So what is the ‘upside’ of choosing an ambition of dependence on God? That’s a good question to ask because Jesus is about to answer it in verse 37, “Whoever receives one of these little children in My name receives Me; and whoever receives Me, receives not Me but Him who sent Me.”. Would you say it would be a great thing to receive Jesus, to honor Him and even care for Him? What about God the Father, what would it look like for you to care for Him, to provide for Him in some way, would that be greatness beyond this world’s? If you are answering ‘Yes’, then that’s what Jesus is inferring rather plainly in verse 37. If you receive, accept, grant access to, give ear to, embrace… those are all what the Greek word for ‘receive’ mean, if you ‘receive’ a little one in Jesus name, you receive Jesus. Then He amplifies it yet further, “and whoever receives Me, receives not Me but Him who sent Me.”, meaning God the Father. All that… in the moment you bent down to receive a little child and offer to them, you. Did you achieve greatness by doing that, No. It came as a gift to you wrapped up in the tiny person of a child. Did you create greatness by serving them, No. You discovered it. So what is the operative principle here, what is happening in these words of Jesus? Is it that God extends to us the opportunity to care for others as a way of expressing our love for Him? Yes, in part, the innocence of children God highly values for in it their faith is very alive. What’s that verse in Matthew 18:10, “Take heed that you do not despise one of these little ones, for I say to you that in heaven their angels always see the face of My Father who is in heaven.” Greatness is given to us when we love and care for and give an ear to and embrace God by doing these very things for the ‘little ones’. You discover greatness because they don’t look like God, in fact it’s almost the other way around, you look more like God to them in authority, power and position. Perhaps it’s God’s way of saying, ‘Hey, it’s Me they see through you, look like Me! Love them well, receive them in My Sons name and as I receive My Son, I will receive you.’  Greatness is given to us, discovered through obedience and sacrifice.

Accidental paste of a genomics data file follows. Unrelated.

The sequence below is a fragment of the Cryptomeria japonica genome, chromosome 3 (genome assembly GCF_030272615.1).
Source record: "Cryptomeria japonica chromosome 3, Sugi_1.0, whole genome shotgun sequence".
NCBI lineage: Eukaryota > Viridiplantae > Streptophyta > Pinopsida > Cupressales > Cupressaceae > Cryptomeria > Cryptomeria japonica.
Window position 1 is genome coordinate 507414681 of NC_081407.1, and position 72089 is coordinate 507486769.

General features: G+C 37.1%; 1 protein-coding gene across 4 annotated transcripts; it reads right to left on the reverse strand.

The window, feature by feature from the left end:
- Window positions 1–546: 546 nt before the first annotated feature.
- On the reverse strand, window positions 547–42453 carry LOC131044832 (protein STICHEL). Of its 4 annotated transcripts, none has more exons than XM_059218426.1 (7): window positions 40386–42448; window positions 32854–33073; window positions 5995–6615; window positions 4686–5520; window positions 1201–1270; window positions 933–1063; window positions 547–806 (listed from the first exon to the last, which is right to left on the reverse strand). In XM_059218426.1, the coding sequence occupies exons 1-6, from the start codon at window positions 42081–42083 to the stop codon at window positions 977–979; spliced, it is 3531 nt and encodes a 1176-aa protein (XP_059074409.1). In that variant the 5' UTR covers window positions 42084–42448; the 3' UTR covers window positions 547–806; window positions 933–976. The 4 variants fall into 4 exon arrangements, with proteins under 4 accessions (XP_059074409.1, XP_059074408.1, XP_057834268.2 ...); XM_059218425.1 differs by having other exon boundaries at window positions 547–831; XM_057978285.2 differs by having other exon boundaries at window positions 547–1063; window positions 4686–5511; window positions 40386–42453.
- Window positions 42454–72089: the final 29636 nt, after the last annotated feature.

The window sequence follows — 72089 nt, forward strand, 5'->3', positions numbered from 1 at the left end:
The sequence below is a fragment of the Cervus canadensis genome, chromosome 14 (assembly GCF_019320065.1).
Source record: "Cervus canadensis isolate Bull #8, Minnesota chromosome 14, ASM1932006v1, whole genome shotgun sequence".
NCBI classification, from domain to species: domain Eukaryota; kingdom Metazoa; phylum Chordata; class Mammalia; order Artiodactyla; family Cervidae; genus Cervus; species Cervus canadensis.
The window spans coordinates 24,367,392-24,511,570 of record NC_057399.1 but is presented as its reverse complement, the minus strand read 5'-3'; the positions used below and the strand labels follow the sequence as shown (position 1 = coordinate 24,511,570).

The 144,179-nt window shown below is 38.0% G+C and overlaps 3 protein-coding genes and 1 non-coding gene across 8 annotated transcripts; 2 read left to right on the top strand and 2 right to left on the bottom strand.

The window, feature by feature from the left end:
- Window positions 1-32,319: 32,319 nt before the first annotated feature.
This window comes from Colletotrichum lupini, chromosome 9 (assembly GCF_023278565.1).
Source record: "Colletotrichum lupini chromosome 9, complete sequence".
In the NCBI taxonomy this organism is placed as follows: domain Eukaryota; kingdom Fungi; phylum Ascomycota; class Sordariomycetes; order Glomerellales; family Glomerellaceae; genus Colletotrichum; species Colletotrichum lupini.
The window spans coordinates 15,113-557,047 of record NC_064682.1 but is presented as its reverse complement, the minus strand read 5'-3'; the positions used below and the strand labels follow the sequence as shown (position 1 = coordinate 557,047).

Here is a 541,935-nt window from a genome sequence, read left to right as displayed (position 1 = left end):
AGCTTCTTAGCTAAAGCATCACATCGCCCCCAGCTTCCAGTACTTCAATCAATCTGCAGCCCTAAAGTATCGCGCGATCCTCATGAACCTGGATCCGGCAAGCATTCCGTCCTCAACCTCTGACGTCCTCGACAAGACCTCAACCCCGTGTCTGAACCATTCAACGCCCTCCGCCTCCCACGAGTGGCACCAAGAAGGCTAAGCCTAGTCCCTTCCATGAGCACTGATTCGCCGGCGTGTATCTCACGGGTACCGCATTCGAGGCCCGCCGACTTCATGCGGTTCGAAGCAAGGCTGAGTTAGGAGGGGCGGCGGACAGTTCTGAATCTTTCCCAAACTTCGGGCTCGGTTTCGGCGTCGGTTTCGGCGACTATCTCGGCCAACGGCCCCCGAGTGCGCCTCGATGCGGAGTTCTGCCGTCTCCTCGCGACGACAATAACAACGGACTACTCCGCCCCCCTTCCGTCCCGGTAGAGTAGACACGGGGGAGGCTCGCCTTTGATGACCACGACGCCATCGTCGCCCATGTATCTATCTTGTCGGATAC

III. Greatness Is Like Salt, It’s Both Precious and Preserving.                                                                                                                       

In verse 41 it’s as if Jesus gets back to the importance of being a servant. He speaks about the idea of reward and punishment when it comes to being a servant. If you pursue greatness in Christs kingdom for His name and for His glory even the simplest gesture like a cup of cool water will be rewarded. But if you pursue greatness in Christ’s kingdom for your glory it will cause people to stumble and for that there is consequence. Verse 42 says, “But whoever causes one of these little ones who believe in Me to stumble, it would be better for him if a millstone were hung around his neck, and he were thrown into the sea.” What’s inferred here is accountability, responsibility and sensibility. If you make a child stumble because  of being a poor servant you are accountable for that. Knowing that you are responsible, go and be the best servant you can be. So be aware that there is before a wonderful opportunity for greatness, the greatness of Christ to be grasped yet more by a small child. Lastly, verse 49 says, “For everyone will be seasoned with fire and every sacrifice will be seasoned with salt.”  In essence what this is saying is that all your efforts at greatness will be tested. Then to that is added the thought that greatness in Christ will cost you. Every sacrifice is seasoned with salt is a phrase that speaks of sacrifice being made yet more precious with the expense of salt. The greatness of Christ in you is precious, it’s an essential component to any sacrifice you would bring to God. It’s precious and it also has a preservative effect in you. “…Have salt in yourselves, and have peace with one another.”